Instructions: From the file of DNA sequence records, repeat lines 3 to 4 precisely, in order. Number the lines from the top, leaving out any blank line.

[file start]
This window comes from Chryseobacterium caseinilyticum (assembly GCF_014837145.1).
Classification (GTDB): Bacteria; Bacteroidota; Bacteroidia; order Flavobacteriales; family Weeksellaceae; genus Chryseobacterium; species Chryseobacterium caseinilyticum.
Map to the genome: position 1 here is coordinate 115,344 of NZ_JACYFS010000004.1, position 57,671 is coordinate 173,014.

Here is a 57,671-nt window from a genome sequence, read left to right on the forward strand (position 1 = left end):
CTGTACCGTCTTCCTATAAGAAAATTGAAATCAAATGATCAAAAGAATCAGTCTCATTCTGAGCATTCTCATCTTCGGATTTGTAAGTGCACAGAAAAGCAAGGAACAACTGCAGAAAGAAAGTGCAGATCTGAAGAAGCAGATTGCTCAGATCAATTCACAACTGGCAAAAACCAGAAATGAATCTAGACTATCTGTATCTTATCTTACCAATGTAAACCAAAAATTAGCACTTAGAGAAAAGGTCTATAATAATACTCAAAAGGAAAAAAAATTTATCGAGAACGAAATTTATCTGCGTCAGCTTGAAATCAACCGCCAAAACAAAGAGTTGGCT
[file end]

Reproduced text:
Map to the genome: position 1 here is coordinate 115,344 of NZ_JACYFS010000004.1, position 57,671 is coordinate 173,014.

Here is a 57,671-nt window from a genome sequence, read left to right on the forward strand (position 1 = left end):